The primary judgment of the quality of a scientist is his or her reputation. This inherently politicizes science since reputation is based on the perceptions of others. The history of science is legion with instances where people gained that perception through fakery and were eventually caught. Moreover, science requires resources. Since a scientist is not taking part in a income producing venture, per se, he or she must acquire their funds either by taking part in some income producing activity such as teaching at a university, or acquire a patron. Acquiring patrons is often highly dependent on not only the reputation of the scientist, but on the patron’s perception that the scientist will satisfy the patron’s goals in deciding to fund a scientist – hence the numerous studies calling into questions the link between smoking and lung cancer published by epidemiologists employed by tobacco companies.

Wen the patron is the government, the patronage is dependent on how well one pleases the civil servants and politicians who make the funding decisions. For politicians, a scientist who supplies them with dire warnings of emergencies that require heroic and visionary action are a godsend: they can pund the table and appear to be visionaries. For civil servants, the benefits of encouraging alarmist publications is simply the expanded power as funds are appropriated to cope with the emergency.

Moreover when government officials control the lion’s share of the funding, they are able to behave monopolisticaly, letting them down can doom one to poverty of teaching lots of classes with little money and time for research.

We will probably never know precisely why the senior staff at the Climate Research Unit decided to quit being scientists in order to take up the profession of Cargo Cult Scientist. It could be the celebrity of being known as leading researchers. It could be a genuine fear that if they didn’t lie, humanity would make the “wrong” decision and render the Earth uninhabitable. It could be a totalitarian desire to rework society according to blue-prints that were pleasing to them. It could be because they wanted the lucrative grant money. It could be that they feared being viewed as has-been or never-were hacks.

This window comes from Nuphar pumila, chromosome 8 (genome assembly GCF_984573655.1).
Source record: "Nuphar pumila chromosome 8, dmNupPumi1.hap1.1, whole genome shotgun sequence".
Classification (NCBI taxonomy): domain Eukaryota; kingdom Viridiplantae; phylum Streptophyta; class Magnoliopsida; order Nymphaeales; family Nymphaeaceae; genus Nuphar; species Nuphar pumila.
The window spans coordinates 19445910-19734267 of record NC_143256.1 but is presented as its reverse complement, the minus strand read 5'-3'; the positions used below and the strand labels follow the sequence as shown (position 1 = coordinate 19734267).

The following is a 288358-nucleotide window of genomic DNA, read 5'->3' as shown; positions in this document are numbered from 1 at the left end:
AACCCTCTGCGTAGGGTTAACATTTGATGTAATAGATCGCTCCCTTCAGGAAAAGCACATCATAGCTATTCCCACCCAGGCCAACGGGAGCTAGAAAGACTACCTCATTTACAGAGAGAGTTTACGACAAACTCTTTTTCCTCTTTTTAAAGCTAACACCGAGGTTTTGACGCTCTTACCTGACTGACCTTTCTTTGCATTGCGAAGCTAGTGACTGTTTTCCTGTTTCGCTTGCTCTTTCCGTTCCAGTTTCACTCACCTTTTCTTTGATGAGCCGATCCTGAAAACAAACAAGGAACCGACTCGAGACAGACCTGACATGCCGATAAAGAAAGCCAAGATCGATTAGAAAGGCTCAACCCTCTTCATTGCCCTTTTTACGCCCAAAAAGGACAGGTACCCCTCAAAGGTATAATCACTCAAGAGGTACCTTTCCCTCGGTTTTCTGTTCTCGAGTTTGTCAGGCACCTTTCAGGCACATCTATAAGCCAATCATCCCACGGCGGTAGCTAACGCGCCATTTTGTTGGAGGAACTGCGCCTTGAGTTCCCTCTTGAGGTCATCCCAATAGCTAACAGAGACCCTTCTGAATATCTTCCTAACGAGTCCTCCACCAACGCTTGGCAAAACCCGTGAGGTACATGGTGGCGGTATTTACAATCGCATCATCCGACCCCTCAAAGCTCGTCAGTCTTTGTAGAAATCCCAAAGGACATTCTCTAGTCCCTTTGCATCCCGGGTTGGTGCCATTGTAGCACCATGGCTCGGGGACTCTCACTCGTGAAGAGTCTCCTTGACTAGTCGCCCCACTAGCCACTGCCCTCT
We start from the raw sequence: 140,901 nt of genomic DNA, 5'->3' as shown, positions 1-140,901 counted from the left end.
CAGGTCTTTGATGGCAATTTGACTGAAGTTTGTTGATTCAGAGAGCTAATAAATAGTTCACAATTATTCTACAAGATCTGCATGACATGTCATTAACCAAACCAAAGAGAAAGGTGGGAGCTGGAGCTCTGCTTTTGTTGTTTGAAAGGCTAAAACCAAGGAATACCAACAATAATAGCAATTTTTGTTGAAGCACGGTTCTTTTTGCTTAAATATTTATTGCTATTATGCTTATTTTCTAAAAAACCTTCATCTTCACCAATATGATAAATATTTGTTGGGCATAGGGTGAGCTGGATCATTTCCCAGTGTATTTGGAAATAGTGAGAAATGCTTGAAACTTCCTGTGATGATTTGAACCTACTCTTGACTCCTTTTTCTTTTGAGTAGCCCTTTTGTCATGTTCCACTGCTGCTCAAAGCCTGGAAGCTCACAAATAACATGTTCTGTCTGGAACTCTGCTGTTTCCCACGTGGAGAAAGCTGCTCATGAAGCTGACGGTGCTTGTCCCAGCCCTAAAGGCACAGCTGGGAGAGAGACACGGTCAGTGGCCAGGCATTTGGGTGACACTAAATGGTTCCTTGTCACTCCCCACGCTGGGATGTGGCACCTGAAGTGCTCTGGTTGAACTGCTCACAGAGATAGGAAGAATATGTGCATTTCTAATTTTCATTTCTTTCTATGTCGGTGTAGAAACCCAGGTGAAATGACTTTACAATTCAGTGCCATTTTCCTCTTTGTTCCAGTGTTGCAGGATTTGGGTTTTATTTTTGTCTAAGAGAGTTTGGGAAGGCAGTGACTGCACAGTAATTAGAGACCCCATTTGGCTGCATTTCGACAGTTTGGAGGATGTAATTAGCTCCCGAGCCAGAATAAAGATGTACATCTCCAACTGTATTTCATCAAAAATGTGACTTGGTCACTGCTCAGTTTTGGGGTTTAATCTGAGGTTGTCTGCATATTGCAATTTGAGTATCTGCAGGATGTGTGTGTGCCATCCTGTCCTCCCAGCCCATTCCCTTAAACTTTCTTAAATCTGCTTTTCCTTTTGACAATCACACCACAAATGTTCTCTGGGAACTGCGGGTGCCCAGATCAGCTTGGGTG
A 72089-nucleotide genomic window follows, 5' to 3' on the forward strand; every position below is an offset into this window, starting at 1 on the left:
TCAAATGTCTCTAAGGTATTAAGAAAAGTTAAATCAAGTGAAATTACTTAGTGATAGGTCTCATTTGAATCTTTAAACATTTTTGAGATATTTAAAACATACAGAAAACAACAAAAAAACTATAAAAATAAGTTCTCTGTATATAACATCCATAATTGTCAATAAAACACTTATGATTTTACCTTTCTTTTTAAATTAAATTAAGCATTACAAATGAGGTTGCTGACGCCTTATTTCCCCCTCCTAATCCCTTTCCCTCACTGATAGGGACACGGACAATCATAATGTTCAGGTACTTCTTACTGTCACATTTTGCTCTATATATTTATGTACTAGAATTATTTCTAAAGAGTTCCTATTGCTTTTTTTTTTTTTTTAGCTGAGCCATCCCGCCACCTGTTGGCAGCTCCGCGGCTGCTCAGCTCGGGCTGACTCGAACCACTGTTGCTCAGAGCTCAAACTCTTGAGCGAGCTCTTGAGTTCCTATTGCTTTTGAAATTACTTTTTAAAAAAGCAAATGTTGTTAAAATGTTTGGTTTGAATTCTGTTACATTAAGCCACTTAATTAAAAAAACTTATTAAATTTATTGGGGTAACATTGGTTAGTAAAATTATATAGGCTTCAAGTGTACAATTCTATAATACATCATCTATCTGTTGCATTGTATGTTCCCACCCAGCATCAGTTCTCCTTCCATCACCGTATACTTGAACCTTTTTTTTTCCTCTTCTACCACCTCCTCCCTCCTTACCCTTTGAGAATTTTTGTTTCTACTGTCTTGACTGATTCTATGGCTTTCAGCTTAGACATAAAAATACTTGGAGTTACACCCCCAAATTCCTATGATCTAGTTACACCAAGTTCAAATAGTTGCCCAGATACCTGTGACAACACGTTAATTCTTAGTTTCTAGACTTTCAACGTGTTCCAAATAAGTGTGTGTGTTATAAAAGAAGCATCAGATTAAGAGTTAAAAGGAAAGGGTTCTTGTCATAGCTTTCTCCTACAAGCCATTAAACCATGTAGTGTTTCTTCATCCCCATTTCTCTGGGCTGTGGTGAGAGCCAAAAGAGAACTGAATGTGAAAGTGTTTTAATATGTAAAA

What we can tell, though, is that their fraud was predicated on their inexhaustible supply of grants from governments, grants that transferred an uninterruptible stream of taxes into their coffers. The system was such that these Cargo Cult scientists were able to establish themselves as authorities, and suborn the skeptical review of and replication of their work, and, for a time, act in an environment that lacked negative consequences for their misconduct. That is, until someone blew the whistle.

I am an anarcho-capitalist living just west of Boston Massachussetts. I am married, have two children, and am trying to start my own computer consulting company.
  • Jack Poynter

    Good post. Very true, every word of it. But the reason Jones and company are behaving the way they are, is:
    1. They think science is competitive (that’s your point,) and
    2. They have an advertising agency to direct their actions.

    As we used to say when I was in the USMC, many long years ago, “I swear I’m not making this up.” Or, at least, that’s the expurgated version.


    The company’s name is Futerra, their motto is “We’ve been helping you save the planet for over eight years.”

    When they make the movie, they’ll be wishing Peter Sellers was still around.

    BTW, Richard Feynman is my hero. Thanks for the quote and the link.